Author Topic: Ithaca Discovery  (Read 4281 times)

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Offline nacho

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Ithaca Discovery
« on: October 06, 2005, 02:42:34 PM »
Big news day....

Riddle of Ancient Greece Solved?

Centuries after the legendary hero Odysseus made his epic journey, an amateur British archaeologist and a team of scholars believe they have solved one of the greatest mysteries of ancient Greece. Using satellite imagery, they have located what they think is the ancient city of Ithaca, home of Odysseus, report Reuters and the BBC News.

In Homer's "Odyssey," the hero Odysseus has many adventures, the most famous of which is when he led a wooden horse into the enemy city of Troy. That Trojan horse was filled with Greek soldiers who attacked Troy once they were inside the city walls. No one can be certain whether Odysseus or his city really existed, but the discovery in the 1870s of the ruins of Troy has led scholars to believe there is more to Homer's tales than just legend, reports Reuters.
The discovery of Ithaca could rival the day 100 years ago when ancient Troy was found on the Turkish coast, according to Robert Bittlestone, who has laid out his theory in a 600-page book titled "Odysseus Unbound: The Search for Homer's Ithaca." Reuters reports that local legend placed the kingdom of Ithaca on an island in the Ionian Sea that bears the name Ithaki today. There's just one problem with this theory. Ithaki is to the east of a group of islands, and Homer said Ithaca was to the west.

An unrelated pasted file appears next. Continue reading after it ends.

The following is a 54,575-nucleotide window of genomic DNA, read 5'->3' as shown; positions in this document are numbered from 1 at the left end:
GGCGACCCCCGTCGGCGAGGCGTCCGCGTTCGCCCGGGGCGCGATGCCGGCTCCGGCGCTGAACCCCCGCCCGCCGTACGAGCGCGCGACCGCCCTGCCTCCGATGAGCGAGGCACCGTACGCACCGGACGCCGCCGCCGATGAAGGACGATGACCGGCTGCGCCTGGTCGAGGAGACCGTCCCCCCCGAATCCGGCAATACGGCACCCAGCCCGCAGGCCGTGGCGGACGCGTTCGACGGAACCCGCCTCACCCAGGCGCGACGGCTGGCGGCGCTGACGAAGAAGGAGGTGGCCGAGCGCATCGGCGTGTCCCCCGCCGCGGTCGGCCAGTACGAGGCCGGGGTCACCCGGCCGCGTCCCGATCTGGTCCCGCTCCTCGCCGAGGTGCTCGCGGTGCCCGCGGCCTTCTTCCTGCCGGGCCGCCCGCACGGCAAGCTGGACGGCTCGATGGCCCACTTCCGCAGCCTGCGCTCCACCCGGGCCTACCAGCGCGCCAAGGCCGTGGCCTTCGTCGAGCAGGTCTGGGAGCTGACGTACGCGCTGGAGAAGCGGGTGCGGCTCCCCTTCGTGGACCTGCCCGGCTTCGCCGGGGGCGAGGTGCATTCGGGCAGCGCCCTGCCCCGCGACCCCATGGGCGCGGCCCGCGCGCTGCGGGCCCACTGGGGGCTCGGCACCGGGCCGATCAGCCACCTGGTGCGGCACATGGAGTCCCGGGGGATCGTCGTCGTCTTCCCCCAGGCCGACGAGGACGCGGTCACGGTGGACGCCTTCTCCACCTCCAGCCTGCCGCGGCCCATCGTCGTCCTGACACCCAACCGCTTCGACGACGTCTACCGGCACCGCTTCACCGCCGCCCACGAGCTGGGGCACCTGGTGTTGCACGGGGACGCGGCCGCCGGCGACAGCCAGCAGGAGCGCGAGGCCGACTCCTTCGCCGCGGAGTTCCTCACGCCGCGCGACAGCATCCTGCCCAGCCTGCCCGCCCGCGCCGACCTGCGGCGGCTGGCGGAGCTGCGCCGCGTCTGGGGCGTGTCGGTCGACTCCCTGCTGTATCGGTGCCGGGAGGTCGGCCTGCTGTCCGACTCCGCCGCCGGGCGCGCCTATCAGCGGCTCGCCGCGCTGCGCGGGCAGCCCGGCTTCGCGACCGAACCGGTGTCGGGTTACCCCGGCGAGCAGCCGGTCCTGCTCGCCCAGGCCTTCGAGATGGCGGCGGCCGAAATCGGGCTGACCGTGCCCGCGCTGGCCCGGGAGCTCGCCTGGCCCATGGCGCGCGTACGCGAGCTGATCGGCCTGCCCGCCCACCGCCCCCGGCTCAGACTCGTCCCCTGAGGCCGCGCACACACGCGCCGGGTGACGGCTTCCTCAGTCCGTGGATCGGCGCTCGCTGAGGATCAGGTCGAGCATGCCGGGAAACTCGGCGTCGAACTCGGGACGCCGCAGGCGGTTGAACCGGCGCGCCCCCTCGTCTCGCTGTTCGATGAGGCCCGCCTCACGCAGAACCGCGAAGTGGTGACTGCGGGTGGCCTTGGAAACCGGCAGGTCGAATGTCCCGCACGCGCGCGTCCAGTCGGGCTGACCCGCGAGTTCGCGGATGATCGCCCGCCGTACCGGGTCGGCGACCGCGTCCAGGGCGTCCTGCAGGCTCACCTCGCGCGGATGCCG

Since Homer described Ithaca as an island, scholars have always assumed it is still an island today. "They all assumed the landscapes today are the same as they were in the Bronze Age," Bittlestone told Reuters. And if the landscapes in Homer don't match the landscapes today, then perhaps Homer got it wrong." But Bittlestone had an idea. What if Ithaca were no longer an island, but a peninsula attached to an island?

Along with classics professor James Diggle from the University of Cambridge and geologist John Underhill from the University of Edinburgh, Bittlestone set out to prove that Odysseus lived on what is now the island of Kefallania, west of Ithaki. He theorizes that the Paliki peninsula, on the western corner of Kefallania, may have once been a separate island, separated from the rest of Kefallania by a narrow straight that has since been filled in by rubble from landslides, Reuters reports.

The geology bears it out. The valley that links Paliki to the rest of Kefallania seems to be filled with rock that slid off neighboring mountains, although further tests are needed to determine when the rock slides occurred.

Most of all, dozens of features of modern-day Paliki match Homer's description of ancient Ithaca. "If you walk around armed with a copy of 'The Odyssey,' you can see 60 or 70 clues about topographical relationships," Bittlestone told Reuters. "Every single one of them corresponds with this island. And you have to ask yourself, can that be coincidental?"

Why does anyone care? "Our purpose has been to demonstrate that there is something both very new and very old to be found at this new location and that we should now treat the existence of ancient Ithaca very seriously," he told the BBC News. If it can be proved that Paliki was once an island, then it's worth the time and money to excavate it to find the missing city and palace of Odysseus. The biggest discovery of all could be that the legend is not just a tall tale.

Offline Cassander

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Ithaca Discovery
« Reply #1 on: October 06, 2005, 03:59:55 PM »
You ain't a has been if you never was.